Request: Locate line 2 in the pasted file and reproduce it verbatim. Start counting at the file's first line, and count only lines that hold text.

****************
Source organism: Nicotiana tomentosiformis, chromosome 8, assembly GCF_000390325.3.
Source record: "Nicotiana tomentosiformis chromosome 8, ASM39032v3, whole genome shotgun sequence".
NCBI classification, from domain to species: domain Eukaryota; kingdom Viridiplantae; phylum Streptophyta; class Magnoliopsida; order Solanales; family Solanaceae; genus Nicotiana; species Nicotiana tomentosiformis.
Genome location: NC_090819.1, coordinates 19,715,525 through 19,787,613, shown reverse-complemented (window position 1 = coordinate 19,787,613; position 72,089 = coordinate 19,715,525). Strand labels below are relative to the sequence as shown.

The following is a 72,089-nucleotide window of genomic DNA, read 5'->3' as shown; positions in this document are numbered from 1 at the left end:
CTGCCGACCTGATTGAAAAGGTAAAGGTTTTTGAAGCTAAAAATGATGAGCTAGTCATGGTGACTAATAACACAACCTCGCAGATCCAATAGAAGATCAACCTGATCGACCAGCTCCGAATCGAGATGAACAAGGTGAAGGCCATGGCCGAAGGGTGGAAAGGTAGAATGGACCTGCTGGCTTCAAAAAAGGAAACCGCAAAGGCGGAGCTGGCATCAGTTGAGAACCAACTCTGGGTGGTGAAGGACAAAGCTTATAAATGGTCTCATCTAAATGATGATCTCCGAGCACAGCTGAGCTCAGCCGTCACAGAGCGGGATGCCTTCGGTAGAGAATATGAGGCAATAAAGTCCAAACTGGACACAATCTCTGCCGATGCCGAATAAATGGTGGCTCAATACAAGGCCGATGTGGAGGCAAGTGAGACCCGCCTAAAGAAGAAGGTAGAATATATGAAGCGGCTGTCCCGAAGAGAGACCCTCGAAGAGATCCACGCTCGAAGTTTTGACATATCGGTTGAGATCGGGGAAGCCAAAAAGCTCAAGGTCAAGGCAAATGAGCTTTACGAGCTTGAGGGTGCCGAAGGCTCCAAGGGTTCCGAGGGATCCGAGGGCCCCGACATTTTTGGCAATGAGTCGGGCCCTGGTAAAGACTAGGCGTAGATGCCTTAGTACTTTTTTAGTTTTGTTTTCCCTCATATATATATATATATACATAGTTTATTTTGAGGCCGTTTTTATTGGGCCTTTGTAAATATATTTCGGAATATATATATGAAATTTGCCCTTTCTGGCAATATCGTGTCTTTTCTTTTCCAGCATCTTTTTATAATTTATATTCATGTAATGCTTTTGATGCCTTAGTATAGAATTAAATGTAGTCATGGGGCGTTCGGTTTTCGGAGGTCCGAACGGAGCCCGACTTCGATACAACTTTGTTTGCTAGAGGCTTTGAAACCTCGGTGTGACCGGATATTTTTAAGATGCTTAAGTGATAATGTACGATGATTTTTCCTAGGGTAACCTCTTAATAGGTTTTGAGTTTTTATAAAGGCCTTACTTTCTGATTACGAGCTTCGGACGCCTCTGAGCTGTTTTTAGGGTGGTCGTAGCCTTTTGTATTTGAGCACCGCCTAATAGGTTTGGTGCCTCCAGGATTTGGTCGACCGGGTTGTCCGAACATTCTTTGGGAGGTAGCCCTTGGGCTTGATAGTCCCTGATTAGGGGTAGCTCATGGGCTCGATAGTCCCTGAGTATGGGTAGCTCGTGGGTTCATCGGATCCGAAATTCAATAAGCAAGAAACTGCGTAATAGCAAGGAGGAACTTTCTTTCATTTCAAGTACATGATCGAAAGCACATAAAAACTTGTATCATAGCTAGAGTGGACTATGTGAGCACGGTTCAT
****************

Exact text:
Source record: "Nicotiana tomentosiformis chromosome 8, ASM39032v3, whole genome shotgun sequence".